The Betray ”s/t” 7”, the Colt Turkey ”Christmas Sucks” 7” came out all in 1990. The ”Myth Of Freedom” 7” was released in 1991. With the money coming from those records I was able to put out the Onward ”s/t” 7”. I knew Peter Amdam, their guitar player since 1989 when we were writing letters. Onward debuted with the 7” on Crucial Response Records. I was saving up extra money for the upcoming ”Share Common Ground” LP compilation which came out in 1992 which featured six bands from Europe. The compilation was a benefit for war-disabled children. Bart Griffioen from ManLiftingBanner was helping with the design of the sleeve and Marc Zeyen designed the booklet. Bart was also doing the design for the Profound 7”, Colt Turkey 7”, all DeadStoolPigeon and all ManLiftingBanner records. Money was tight but somehow I‘ve managed to put out the ManLiftingBanner ”Ten Inches That Shook The World” 10”. In the summer '92 of Michael Mueller from Counter Clockwise fanzine and I were setting up a tour for Onward and Blindfold. I’m still amazed about the tour. Everything was set up by us, total D.I.Y. The shows were fun as hell. A couple of weeks later we set up a tour by ManLiftingBanner and Feeding The Fire.

By 1992 new people came into the scene. Spawn started the same year and became popular quickly. The band helped to establish a new and energetic scene in the Ruhrpott area. They toured with Feeding The Fire in Europe twice and put out several records. They also toured North America once before breaking up in 1997. By then most of the first wave of hardcore bands had already split up: Think Twice, ManLiftingBanner, Feeding The Fire, Backdraft. Onward who had broken up in 1993, reformed in 1995 with Trond Saettem, their new singer. In Norway and Netherlands a new breed of bands were forming. After ManLiftingBanner broke up, Big formed a new band named Mainstrike. The band was more focused on straight edge and spiritual things. Onward and Mainstrike went on tour together in October 1995. This was the first time Onward supported the ”In A Different Place” album which they put out on Crucial Response Records in 1993. Mainstrike‘s ”Times Still Here” 7” came out a few days before the tour. When both bands returned from the tour the hardcore scene exploded in Norway and the Netherlands.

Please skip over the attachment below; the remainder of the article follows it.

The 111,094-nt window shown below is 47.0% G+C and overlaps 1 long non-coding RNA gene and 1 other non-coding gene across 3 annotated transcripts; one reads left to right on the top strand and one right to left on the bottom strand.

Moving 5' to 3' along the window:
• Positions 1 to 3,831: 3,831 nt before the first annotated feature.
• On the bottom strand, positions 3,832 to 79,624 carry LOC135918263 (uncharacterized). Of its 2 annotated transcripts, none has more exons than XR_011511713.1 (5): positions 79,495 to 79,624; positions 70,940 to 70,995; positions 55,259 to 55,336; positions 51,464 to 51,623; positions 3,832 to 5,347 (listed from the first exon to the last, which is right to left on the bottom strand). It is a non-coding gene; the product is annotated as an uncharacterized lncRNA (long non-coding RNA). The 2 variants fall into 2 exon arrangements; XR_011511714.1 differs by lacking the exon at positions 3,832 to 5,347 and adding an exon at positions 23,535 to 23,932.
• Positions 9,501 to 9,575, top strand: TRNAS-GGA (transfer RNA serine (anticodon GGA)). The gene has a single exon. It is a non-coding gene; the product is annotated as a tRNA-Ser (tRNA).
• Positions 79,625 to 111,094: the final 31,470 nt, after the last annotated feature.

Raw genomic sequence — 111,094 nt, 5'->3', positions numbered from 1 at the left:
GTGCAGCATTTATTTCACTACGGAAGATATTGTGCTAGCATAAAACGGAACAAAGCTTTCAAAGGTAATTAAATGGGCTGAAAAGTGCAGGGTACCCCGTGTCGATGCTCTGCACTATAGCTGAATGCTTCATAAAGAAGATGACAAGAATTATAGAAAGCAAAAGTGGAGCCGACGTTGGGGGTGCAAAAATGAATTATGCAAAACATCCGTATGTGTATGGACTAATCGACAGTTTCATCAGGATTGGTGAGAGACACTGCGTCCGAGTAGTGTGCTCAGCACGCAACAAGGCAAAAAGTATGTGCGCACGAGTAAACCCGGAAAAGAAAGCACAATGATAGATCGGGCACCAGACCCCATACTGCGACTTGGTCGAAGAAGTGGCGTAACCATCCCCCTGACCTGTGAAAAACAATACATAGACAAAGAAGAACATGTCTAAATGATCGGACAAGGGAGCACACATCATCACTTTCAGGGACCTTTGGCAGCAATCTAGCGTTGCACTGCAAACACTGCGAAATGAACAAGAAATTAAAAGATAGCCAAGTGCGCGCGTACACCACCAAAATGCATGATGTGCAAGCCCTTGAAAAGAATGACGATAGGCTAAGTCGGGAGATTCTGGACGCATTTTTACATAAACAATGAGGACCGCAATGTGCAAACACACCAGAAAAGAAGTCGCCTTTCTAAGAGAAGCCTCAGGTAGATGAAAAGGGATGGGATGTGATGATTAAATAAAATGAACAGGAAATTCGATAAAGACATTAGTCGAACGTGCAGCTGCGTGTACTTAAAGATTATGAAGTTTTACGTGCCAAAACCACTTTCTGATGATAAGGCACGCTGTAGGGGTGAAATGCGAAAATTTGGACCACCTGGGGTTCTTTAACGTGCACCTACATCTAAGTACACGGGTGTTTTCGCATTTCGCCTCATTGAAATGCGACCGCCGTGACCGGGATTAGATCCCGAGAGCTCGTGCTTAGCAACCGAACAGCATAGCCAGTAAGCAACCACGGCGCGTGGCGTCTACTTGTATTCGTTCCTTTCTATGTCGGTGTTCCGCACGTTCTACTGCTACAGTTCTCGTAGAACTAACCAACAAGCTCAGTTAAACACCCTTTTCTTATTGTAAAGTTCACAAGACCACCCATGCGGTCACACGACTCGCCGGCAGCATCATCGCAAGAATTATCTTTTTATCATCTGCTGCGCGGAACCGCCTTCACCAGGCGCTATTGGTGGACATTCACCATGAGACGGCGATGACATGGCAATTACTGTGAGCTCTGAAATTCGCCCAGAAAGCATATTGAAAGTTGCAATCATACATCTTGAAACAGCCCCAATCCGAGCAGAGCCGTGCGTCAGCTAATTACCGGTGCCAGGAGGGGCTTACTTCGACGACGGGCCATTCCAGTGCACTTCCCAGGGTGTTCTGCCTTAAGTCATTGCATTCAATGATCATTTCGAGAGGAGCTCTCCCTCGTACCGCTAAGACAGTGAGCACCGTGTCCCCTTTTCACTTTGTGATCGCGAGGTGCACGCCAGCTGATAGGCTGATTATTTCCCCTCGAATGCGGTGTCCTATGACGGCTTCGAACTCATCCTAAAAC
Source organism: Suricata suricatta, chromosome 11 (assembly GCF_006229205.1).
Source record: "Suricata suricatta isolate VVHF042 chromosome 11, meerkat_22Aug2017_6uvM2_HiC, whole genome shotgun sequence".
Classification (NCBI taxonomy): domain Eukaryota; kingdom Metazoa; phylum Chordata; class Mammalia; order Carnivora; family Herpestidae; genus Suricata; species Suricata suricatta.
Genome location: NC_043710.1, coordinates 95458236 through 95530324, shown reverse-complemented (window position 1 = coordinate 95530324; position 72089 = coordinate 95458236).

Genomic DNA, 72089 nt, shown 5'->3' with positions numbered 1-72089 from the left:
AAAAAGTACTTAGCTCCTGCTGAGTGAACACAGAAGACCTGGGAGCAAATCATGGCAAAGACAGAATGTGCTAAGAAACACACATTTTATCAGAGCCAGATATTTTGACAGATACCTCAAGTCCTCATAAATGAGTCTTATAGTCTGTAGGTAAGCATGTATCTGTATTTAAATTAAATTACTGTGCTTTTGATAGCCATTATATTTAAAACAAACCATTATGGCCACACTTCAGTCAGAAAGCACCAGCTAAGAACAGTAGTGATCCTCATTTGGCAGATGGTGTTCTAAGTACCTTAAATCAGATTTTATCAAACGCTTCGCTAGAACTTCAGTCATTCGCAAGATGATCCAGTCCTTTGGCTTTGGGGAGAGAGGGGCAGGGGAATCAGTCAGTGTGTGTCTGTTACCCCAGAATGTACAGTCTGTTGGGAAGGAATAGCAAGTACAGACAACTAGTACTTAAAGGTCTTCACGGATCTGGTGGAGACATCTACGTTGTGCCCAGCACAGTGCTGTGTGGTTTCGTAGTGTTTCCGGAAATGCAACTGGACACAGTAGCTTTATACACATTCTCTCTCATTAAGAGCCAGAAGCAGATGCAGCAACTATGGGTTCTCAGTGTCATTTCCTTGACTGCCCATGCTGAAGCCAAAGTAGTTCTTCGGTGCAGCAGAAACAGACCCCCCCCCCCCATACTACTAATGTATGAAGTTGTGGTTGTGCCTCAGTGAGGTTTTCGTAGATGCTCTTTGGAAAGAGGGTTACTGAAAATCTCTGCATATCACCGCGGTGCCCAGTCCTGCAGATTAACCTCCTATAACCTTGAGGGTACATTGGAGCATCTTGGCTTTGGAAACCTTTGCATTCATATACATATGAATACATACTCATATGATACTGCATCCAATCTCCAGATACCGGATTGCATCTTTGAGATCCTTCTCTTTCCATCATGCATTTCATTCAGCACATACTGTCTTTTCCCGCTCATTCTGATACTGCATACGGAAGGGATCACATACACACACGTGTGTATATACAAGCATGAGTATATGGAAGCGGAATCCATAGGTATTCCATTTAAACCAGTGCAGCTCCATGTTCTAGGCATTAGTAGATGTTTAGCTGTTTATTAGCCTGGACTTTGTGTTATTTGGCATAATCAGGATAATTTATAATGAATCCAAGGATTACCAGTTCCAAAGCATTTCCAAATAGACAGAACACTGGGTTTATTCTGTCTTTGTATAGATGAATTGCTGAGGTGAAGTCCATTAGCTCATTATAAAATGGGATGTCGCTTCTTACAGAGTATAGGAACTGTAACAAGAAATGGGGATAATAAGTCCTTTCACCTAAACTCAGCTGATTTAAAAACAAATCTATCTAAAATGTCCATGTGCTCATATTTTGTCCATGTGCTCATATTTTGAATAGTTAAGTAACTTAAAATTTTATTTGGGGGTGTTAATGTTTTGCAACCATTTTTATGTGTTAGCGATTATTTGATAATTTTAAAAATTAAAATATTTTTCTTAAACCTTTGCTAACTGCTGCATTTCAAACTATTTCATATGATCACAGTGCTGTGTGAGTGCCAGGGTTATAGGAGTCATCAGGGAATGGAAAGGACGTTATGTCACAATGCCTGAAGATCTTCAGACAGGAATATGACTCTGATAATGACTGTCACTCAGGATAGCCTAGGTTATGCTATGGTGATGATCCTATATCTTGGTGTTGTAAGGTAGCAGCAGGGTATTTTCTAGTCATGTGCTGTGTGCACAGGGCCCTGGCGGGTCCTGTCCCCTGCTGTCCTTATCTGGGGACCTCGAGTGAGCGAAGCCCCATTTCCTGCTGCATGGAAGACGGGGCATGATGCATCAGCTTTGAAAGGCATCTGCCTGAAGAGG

”Times Still Here” was recorded at Bunt Studio, in Utrecht, Netherlands. Menno, the second half, of Bunt studio, helped the bands to get the right recording. He was always patient and in the end the band would get home with a decent recording. Bunt Studio became quite famous and a lot of hardcore/ punk bands recorded at his place. ManLiftingBanner, Colt Turkey, DeadStoolPigeon, Mainstrike, Birds Of A Feather, No Denail, Feeding The Fire, Backdraft, Spawn, True Blue, Eyeball, Black Friday ’29 and Death Or Glory all recorded there.

1997 became the crucial year for the label. The ”Big Four” Eyeball, Onward, Sportswear and Mainstrike helped to increase the popularity of the label. Onward played shows till late fall of 1998 before the band faded away. The never split up to my knowledge. Sportswear, the other band of Peter Amdam and Arne Haabeth, got more into focus. Sportswear was meant to be a project band playing classic hardcore covers. Within the shortest time they transformed into a ”real band” when they started writing their own songs. They toured Scandinavia, Europe and beyond but broke up in in February 1999. Mainstrike would last a bit longer than Sportwear. They played shows through Europe and toured USA before playing a last thriumphant show October 30, 1999 at the Goudvishal, Arnhem. When Spawn was falling apart Daniel Frankowski decided to start a new band named ”Eyeball”. They took the scene by storm when they recorded two tracks for the ”For The Sake Of Dedication” LP compilation. Eyeball toured through Europe and Scandinavia, mostly small weekend trips. They split up in January 1999 when Daniel moved from Germany to Norway. Eyeball, Mainstrike, Onward and Sportswear were all on the ”For The Sake Of Dedication”. This LP compilation were launched to document the international straight edge hardcore scene during this time.